By Michael S. Kun, David W. Garland, Douglas Weiner

The Ninth Circuit Court of Appeals has become the latest Circuit Court to weigh in on the subject of whether pharmaceutical sales representatives are covered by the FLSA outside sales exemption.  The result, in Christopher v. SmithKline Beecham, No. 10-15257 (9th Cir. Feb. 14, 2011), is a resounding victory for employers in the pharmaceutical industry.

The plaintiffs and the Secretary of Labor argued, among other things, that sales representatives in fact do not make sales at all, which places them outside the bounds of the outside sales exemption.  Although other courts have agreed, in unmistakably clear language the Ninth Circuit rejected this argument.   The Court explained that the plaintiffs’ contention “that they do not ‘sell’ to doctors “ignores the structure and realities of the heavily regulated pharmaceutical sales industry.”  Although pharmaceutical sales representatives are prohibited by federal law from consummating direct sales to physicians and patients, the Court held that a “common sense” interpretation of the duties of pharmaceutical sales representatives shows that they fall plainly within the terms of the outside sales exemption.

Recognizing the reality of what pharmaceutical sales representatives do, the Court observed that they secure the most that they can achieve under the law from physicians — a non-binding commitment to prescribe the assigned product when medically appropriate.  This commitment is valued enough that the manufacturer rewards the representative with increased commissions when “a physician increases his or her use of a drug in the PSR’s bag.”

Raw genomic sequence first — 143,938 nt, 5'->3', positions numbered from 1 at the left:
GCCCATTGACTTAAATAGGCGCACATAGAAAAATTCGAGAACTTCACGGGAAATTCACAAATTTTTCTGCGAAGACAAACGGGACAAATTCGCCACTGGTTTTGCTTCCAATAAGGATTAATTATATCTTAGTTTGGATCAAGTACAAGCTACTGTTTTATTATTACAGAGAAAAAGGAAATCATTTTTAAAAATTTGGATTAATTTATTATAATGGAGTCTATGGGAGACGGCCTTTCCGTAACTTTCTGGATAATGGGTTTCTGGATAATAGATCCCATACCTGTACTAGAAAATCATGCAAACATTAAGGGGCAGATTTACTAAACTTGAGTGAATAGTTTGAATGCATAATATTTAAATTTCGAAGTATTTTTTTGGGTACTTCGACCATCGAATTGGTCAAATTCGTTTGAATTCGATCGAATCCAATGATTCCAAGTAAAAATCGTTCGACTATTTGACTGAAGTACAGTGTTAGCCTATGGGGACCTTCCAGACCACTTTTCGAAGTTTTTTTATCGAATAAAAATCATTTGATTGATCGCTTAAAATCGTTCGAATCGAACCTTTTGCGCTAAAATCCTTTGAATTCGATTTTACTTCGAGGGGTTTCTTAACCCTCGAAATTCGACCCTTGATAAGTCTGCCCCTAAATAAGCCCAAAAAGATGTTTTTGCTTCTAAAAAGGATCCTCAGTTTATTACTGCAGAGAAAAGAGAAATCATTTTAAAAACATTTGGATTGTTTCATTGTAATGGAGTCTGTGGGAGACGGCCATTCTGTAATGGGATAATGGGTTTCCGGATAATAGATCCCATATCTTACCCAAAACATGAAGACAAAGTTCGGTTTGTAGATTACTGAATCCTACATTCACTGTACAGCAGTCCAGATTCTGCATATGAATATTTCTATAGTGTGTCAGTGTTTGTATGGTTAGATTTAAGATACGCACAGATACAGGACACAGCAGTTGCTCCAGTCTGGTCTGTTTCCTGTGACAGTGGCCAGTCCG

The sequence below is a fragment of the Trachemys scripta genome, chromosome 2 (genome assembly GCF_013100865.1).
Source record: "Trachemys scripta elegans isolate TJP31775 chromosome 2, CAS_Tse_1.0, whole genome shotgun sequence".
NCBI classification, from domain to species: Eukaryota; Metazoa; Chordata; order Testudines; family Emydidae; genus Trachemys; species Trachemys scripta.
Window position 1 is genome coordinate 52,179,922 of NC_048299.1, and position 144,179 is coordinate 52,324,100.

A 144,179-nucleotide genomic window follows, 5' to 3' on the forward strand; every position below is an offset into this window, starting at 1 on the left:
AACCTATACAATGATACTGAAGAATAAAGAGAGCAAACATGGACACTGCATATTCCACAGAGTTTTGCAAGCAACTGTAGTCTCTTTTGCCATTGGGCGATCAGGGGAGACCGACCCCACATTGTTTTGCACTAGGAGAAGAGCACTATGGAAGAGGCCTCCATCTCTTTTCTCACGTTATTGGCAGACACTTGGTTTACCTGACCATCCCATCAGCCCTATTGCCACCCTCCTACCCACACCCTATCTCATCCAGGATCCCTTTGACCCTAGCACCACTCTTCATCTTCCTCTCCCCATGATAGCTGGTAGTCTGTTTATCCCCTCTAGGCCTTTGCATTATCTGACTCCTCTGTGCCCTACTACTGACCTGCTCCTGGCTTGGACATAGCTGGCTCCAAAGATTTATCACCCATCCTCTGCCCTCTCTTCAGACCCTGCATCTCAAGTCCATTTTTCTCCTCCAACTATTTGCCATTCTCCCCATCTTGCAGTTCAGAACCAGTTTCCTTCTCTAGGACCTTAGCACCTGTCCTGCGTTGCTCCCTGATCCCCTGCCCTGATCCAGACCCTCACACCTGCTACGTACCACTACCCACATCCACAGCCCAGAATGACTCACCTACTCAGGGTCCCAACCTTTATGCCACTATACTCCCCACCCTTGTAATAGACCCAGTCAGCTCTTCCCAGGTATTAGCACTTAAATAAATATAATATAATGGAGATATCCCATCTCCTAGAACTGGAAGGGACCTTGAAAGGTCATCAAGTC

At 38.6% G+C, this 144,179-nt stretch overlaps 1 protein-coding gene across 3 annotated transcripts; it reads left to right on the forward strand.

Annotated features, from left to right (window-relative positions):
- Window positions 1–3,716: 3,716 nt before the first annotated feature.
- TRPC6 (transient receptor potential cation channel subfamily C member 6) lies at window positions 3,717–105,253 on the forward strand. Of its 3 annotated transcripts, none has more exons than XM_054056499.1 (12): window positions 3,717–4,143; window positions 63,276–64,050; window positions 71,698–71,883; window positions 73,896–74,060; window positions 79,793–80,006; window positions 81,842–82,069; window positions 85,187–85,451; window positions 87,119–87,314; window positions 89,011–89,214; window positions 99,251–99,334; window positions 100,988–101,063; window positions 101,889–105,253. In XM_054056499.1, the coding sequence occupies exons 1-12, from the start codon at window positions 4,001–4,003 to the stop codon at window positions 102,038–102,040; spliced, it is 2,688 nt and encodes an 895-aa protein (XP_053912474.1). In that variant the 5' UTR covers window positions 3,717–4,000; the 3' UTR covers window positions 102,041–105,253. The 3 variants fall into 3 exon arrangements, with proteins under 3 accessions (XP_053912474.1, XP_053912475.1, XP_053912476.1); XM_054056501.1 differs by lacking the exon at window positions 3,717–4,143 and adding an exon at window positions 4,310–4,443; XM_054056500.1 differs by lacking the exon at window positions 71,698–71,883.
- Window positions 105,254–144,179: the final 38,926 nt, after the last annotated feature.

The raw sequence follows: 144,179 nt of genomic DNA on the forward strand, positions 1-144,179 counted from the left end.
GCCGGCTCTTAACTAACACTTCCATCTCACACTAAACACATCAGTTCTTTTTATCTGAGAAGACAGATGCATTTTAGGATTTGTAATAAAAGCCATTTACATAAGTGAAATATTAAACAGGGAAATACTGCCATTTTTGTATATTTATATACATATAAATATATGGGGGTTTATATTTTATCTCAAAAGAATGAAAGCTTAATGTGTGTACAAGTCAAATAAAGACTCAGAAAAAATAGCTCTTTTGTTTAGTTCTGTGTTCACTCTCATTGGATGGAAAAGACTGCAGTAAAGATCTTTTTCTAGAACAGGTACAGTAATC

Unlike the Second Circuit in In Re Novartis, which adopted the Secretary of Labor’s position that the outside sales exemption did not apply to pharmaceutical sales representatives, the Ninth Court refused to give deference to the Secretary’s amicus brief in support of the plaintiffs’ claims.  In strong language, the Court questioned why the DOL had changed its position on an exemption that has existed since 1938, noting that until the Secretary’s appearance in In Re Novartis, it had not “challenged the conventional wisdom that detailing is the functional equivalent of selling pharmaceutical products.”  

Although welcome, the Ninth Circuit’s opinion is unlikely to be the final word on this important issue.  Novartis has filed a petition for certiorari to the U.S. Supreme Court.  Given the split among the circuits, it would not be surprising for the Supreme Court to take an interest in this issue.